Rather than attempt to dissolve an insolvent company, and risk the consequences detailed above, directors might consider alternative solutions. One such alternative is Creditors’ Voluntary Liquidation (CVL). The CVL procedure is commonly used to close insolvent companies, without incurring any of the aforementioned negatives. Upon gaining the consent of the board, directors may appoint a licensed insolvency practitioner of their choice to the position of liquidator. While in this position, the insolvency practitioner will be responsible for carrying out the procedure, including the disposal of assets, dispersal of funds, and closing of the company. Once all possible distributions have been made, the company will be closed and removed from the register at Companies House. Should any debts remain at this stage, they will be written off, with the exception of those secured by personal guarantee.

In addition to a clear method of closing an insolvent company, the CVL procedure affords certain legal benefits. Once placed into the procedure, a company will be protected from legal action. This effectively prevents the serving of a winding-up petition and the subsequent compulsory liquidation. Furthermore, as entering a company into the CVL procedure demonstrates a director’s willingness to act in the interests of creditors, it provides significant protection against accusations of misconduct. While these accusations may still be made, voluntarily entering into a CVL provides a strong defence.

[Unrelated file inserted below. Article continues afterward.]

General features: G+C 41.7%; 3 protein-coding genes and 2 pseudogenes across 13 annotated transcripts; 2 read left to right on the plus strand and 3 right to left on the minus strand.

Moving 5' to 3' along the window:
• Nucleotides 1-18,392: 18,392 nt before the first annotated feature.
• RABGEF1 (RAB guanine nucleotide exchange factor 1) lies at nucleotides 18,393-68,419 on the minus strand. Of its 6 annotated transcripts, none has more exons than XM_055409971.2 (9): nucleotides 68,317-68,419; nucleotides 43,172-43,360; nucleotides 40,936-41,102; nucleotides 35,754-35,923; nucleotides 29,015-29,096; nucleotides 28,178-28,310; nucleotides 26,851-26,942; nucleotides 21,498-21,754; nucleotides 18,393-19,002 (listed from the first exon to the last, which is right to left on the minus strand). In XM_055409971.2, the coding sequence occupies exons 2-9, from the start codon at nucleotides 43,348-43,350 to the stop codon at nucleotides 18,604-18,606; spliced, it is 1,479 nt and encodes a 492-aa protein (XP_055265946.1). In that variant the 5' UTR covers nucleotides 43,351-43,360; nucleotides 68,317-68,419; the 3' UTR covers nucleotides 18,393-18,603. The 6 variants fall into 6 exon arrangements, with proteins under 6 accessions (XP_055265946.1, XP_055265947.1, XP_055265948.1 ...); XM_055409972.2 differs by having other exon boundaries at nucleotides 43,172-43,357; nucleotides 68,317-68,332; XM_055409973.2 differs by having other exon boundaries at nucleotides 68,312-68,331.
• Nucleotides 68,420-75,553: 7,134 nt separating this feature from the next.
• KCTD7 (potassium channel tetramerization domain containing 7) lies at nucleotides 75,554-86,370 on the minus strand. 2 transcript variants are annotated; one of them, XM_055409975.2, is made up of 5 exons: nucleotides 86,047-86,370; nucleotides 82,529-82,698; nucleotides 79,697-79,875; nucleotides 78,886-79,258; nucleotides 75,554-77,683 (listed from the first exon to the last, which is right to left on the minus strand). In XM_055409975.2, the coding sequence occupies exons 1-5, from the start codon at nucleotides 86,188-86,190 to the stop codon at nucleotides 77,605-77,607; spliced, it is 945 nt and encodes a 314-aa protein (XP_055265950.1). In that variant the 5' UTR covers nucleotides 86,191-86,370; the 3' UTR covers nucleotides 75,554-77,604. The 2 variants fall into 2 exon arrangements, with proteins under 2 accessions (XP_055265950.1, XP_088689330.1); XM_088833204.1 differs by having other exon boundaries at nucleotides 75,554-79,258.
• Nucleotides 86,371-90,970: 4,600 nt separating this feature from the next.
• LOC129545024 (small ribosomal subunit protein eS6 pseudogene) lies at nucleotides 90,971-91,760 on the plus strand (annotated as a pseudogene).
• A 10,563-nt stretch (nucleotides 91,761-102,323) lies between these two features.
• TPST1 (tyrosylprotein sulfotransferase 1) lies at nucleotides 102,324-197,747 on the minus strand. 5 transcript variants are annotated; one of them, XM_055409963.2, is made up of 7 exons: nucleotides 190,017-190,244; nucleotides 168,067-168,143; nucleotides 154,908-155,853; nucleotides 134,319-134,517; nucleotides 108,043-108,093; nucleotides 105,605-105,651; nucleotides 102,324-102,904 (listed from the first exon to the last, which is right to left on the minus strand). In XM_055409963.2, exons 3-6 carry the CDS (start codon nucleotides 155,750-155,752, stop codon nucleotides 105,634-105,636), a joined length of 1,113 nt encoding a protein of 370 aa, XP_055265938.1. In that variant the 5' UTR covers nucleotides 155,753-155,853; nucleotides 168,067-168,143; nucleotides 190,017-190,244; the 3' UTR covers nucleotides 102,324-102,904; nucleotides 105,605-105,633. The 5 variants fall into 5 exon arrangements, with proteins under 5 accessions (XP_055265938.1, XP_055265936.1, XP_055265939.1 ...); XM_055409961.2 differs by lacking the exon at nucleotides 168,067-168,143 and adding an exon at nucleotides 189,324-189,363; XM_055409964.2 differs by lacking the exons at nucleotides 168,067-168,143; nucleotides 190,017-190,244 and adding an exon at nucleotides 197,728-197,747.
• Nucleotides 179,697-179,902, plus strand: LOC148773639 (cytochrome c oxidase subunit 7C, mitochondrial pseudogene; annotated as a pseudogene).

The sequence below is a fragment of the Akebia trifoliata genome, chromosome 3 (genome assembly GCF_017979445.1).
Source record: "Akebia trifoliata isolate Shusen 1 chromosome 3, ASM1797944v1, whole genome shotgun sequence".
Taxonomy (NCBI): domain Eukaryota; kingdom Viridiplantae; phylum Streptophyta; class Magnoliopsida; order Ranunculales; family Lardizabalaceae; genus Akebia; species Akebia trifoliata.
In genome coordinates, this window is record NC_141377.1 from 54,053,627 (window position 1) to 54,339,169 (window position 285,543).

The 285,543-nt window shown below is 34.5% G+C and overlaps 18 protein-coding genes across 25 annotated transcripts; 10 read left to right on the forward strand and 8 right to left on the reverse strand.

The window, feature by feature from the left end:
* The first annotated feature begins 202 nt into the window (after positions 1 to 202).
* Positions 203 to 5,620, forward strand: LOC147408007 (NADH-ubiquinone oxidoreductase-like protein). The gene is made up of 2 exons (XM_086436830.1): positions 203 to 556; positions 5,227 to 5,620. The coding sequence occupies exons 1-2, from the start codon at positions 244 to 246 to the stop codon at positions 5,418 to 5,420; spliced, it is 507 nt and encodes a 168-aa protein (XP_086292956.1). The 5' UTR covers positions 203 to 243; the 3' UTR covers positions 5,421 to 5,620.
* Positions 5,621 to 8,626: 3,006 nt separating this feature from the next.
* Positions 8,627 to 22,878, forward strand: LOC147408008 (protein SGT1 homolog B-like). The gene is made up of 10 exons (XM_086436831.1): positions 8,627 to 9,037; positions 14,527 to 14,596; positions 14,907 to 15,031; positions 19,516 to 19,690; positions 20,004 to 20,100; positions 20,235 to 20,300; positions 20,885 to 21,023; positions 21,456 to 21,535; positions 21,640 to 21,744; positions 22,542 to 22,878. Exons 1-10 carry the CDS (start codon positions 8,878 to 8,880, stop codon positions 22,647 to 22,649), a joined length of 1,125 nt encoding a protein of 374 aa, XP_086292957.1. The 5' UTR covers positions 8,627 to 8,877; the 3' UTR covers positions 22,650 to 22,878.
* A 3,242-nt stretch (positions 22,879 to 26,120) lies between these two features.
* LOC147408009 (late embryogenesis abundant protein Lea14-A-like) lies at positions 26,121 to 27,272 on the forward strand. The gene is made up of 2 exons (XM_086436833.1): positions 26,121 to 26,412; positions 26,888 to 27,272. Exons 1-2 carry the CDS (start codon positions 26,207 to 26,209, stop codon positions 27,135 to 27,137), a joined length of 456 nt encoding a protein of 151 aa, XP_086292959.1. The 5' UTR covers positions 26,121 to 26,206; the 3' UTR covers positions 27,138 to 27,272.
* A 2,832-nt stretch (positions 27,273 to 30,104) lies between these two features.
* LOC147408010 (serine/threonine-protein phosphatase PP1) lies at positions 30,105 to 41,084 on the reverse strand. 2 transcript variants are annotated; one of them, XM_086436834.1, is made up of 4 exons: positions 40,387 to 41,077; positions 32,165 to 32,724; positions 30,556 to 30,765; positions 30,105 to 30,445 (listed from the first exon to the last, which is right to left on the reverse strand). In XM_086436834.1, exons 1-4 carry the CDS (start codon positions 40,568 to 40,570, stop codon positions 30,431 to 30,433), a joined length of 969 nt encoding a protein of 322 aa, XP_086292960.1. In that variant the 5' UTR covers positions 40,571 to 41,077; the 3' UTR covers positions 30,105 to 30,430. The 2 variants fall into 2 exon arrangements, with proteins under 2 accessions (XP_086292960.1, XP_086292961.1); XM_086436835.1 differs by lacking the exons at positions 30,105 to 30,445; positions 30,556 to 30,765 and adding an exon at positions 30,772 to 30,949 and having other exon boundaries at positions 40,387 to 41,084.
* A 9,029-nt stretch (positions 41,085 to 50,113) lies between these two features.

Clarke Bell can help

Dissolution is a viable method of closing a company, one that grants directors an exceptionally cost-effective and straightforward method of doing so. Moreover, it can be relatively quick, provided directors have made adequate preparations beforehand. That said, dissolution requires a company to be solvent, meaning insolvent companies must look for alternative solutions. Clarke Bell can help you find these solutions.

We have more than 29 years of experience in helping insolvent companies find the best path forward. We can do the same for you. Whether it be the implementation of a business rescue plan or a Creditors’ Voluntary Liquidation, our team of experts will be on hand to ensure the best outcome for you.

Don’t hesitate to contact us today for a free, no-obligation consultation and find out exactly what we can do for you.